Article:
Laura: Yes, that definitely happened. It’s always harder to go back to it later. So again, me having discipline to give them the best of me on the education side of things. We did go back to it, not all the time, because it was a weakness of mine. I’m like, “Oh, there’s so many things.” But again, giving grace when it’s needed. The other part of that is because moving is a big deal, whether it’s your first time or your 11th time, knowing that there’s still good opportunities to educate and instruct and build relationships with your children, even in the midst of moving. I mean, the conversations we’ve had over packing up a kitchen or the manliness I give my son for helping me with that heavy object. There are such good things that your children learn through moving or whatever the trial of life is. There are always good teaching opportunities.

So even if it was a day where it wasn’t formal lessons, we were still together as a family, learning things together, talking about things. Or I’d have my younger daughter try to pack. I’d give her a job to pack up something and she would have to number the boxes for me, like this is one of four, two of four. I tried to implement things that would help them understand what we were doing and why we were packing it a certain way or why we were labeling it now and it didn’t necessarily matter when we opened the box later on. Just taking those teachable moments, I feel like there was such value in that too. So it’s not just, “Kids, get out of the way. We have got to move.” They were there next to me helping me, because first of all, I needed their help. They’re older now, so I’m like, “I’ve got a lot of minions over here I can boss around.”

I want them to understand that responsibility of taking care of a home. More than likely, they’re going to be moving a couple times in their lives. I just don’t want to say school is only during lessons. I think that’s helped me stay positive about moving and all the stress that’s involved in that. There are good days and bad days, of course, but just loving them and bringing them alongside me. When I have a bad day, they know it, but then it’s encouraging to me to see them pick up when I’m not at my best. It’s like a fruit of your labor, so to speak.

Sonya: So it’s all about keeping that broad picture of education, that it’s the whole person, it’s not just what we do with the books during school time, per se. And keeping those habits going and taking them with you, it sounds like, and building that relationship with your children. This is a prime time to make that happen.

Laura: Another thing, one last thing, is that it also opened my eyes to habits we needed that we didn’t have.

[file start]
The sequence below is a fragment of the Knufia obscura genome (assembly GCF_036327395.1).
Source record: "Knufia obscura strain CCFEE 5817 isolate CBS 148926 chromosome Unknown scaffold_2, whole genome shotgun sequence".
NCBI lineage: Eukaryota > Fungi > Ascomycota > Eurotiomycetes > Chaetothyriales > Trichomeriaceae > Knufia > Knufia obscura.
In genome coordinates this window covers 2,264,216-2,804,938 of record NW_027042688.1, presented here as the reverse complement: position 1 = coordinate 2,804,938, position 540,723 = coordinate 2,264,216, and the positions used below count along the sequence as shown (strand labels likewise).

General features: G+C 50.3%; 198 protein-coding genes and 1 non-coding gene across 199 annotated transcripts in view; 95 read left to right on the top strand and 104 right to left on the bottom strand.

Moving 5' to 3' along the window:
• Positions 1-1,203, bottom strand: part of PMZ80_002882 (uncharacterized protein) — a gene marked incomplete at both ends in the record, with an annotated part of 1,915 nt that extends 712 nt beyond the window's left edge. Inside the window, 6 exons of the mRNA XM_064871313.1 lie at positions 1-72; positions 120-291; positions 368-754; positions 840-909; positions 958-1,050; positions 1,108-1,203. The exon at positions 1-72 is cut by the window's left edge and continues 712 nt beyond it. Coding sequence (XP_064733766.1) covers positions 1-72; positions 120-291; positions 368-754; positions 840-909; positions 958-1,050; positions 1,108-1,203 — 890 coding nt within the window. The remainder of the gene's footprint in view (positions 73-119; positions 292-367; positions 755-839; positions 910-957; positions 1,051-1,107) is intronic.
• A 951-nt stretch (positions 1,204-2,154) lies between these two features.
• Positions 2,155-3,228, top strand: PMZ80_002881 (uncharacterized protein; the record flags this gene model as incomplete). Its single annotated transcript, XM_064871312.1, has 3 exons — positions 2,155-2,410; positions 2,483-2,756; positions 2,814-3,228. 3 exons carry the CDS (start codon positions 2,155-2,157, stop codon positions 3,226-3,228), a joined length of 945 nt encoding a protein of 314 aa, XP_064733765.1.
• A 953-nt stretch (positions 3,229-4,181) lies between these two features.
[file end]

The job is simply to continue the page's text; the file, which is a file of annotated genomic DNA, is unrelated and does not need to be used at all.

Sonya: That’s a good point. For example?

Laura: Well, that’s hard to come up with. But I mean, even just the habits of full attention. So for instance, if my older daughters wanted to help me pack the kitchen, there’s a certain way some of the glass stuff needs to be packed. It was important for them to be able to give me their full attention and follow my instructions, and they usually did well. My son, on the other hand, that’s something he needs to improve on, giving me his full attention and making sure he’s listening to instructions and following it out. So a lot of times in the moving scenarios, I would see, “Oh, we should tweak that a little bit” or “You know what, that’s a weakness of that child, so later on, when we’re settled . . .”

Sonya: Mental note.

Laura: “I need to revisit that.” Yes, so it pointed out, even just how we worked together, some habits we should, or I don’t way to say we should, we could improve on, we need to improve on, or implement or teach. So that’s something to look for too.

Sonya: And keeping a positive attitude about that. I can see how it’d be easy to look at that and say, “Oh, I failed. I’m a failure at that.”

Laura: I’ve totally said that.

Sonya: But being able to look at that and say, “Okay, I’m glad that this trial,” as you said, “this situation has brought to light that we need to work on this a little bit more and maybe we need to work on this more outside of school time. Maybe we’re paying attention fine while momma’s reading, but outside of school time, we need to work on that more.” And so, we can make plans to do that. That’s a great idea.

Laura: So it’s all been good. I’m thankful for all the lessons that our family has learned. I’m glad we’re having this conversation as an encouragement to other families, because I know there are plenty of families out there who are in situations like ours or maybe they’re going to be moving. Just the hope that that investment you have in your children, your family, that’s what it is, it’s your family. And wherever that family is, that can continue. It’s not tied to the building or the place, because those are so temporal.

Sonya: The house and the home are two different things. Thanks.


  1. This is also helpful for any large disruption! If it is helpful for anyone else getting out of an “all or nothing” mind set aided me. If I know something big is coming up, I plan a lighter days. Just be mindful that you don’t “drop the feast” just spread it out more: eat slower. 🙂

  2. Thanks for tackling this subject! Our family may move really soon so I will be putting these tips to good use!